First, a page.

As the countdown to the impending General Data Protection Regulation (GDPR) continues, so do the media conversations seemingly intent on creating panic in the marketing industry. There is much speculation around how the new rules will impact brands' abilities to understand and communicate with their customers. After all, data has fast become the foundation of marketing and brand relationships in today's digital age.
One of the most crucial changes for marketers to prepare for is that of 'consent,' the permission given by an individual to allow the processing and use of their personal data. Draft GDPR guidance issued by the Information Commissioners Office (ICO) this month indicates that marketers will have to be far more transparent when it comes to asking consumers for this permission. For example, things like pre-ticked opt-in boxes will no longer be a valid means of obtaining consent. Instead, businesses will be required to obtain unambiguous consent from consumers with active opt-in protocols, and must provide granular details into how the data will be used upfront. Consent requests cannot be tied up in other terms and conditions or be a precondition of signing up to a service. And for each channel through which a brand can communicate, consumers must be given separate consent options so they can pick and choose what ones they do and do not agree to.
The new rules are fundamentally a good thing, putting consumers at the heart of marketing and promoting more transparency and trust in the industry. However, much tighter regulation on consent could mean that marketers lose the ability to target new consumers to the brand and the ability to profile their customer data to enhance marketing campaigns and provide relevant offers. The question is: with increasing scepticism around sharing personal data, how can marketers win over consumers and ensure they are maintaining relationships with them post-GDPR implementation in 2018?
Marketers for big, well-trusted brands such as Amazon, John Lewis and Marks and Spencer will have little difficulty securing consent from consumers. They recognise the value exchange in sharing their personal data with these brands in return for a personalised and rewarding customer experience. Brands that will inevitably have more of a struggle will be those less established, less trusted or with less of a natural appeal.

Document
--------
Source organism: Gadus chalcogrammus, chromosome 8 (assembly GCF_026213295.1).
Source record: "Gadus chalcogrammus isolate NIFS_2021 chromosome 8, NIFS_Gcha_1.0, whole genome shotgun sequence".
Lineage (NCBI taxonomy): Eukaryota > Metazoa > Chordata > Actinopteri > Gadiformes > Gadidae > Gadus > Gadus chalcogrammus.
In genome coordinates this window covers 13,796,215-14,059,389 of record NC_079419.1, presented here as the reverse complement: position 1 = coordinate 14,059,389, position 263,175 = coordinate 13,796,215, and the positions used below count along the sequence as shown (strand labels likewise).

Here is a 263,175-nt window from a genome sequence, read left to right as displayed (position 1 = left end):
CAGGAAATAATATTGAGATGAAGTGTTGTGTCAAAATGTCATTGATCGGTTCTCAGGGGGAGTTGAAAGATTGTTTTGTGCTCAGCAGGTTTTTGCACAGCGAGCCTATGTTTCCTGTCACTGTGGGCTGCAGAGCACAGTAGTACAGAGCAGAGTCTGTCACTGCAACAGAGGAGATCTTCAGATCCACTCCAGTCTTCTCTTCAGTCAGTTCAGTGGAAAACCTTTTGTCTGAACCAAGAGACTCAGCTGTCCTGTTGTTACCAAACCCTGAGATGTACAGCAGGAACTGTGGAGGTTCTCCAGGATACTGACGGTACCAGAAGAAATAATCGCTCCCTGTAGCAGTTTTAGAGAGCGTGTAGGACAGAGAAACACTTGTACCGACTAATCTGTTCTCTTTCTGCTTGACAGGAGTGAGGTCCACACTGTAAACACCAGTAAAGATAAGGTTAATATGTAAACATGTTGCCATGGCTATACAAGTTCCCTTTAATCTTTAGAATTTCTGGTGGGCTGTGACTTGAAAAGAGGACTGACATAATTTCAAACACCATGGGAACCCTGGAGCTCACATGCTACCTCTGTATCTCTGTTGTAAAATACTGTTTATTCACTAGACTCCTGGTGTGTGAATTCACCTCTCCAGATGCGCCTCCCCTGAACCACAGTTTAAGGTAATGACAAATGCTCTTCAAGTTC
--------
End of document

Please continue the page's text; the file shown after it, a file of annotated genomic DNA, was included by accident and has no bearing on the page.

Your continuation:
Insurance companies, for example, may well have a battle on their hands when it comes to securing consent, mainly because insurance is perceived by consumers as a pain purchase. Utilities companies may have a similar challenge. The fact is, consumers often simply don't want a relationship with insurance and utilities providers, and don't see the value in their products being marketed to them. As far as consumers are concerned, things like utilities and insurance are necessary purchases and provide little incentive to offer up their personal data for.
That said, there are steps that can be taken by marketers across all industries and sectors to maximise their chances of securing data consent in the wake of GDPR. Executing highly targeted marketing campaigns to source consent from consumers in the run up to the regulation is a great place to start. This would require profiling customer databases to identify different consumer segments, and developing highly personalised strategies to convince them to maintain an ongoing relationship with your brand through consent. Each target audience will already have different relationships with your brand, underpinned by their individual lifestyle factors, attitudes, purchasing behaviour and communication preferences. Segmenting audiences and analysing these attributes will enable marketers to build a detailed picture of their customers and understand how best to persuade them of the data value exchange in a way that is relevant.
Targeted marketing campaigns around consent will ultimately yield the most valuable customers and enable brands to further refine their marketing approach. Inevitably, some consumers will choose to withhold personal data permissions but it's likely that those that do would probably not be open to ongoing communications anyway. After all, why invest in consumers that are not willing to engage with your brand? Your marketing efforts and budgets are much better spent on those that have actively requested contact. These consumers will also appreciate the open, honest and transparent foundation upon which you intend to build the relationship going forward.
There is no denying that it is critical for brands to secure the ability to continue using consumer data from May 2018. Though there will inescapably be consumers that opt-out from providing consent, a transparent approach to data collection will ultimately lead to better quality, more valuable customer data and more profitable customer relationships as a result. The new age of consent should not be feared. If navigated effectively, it will be a very profitable step forwards for marketers.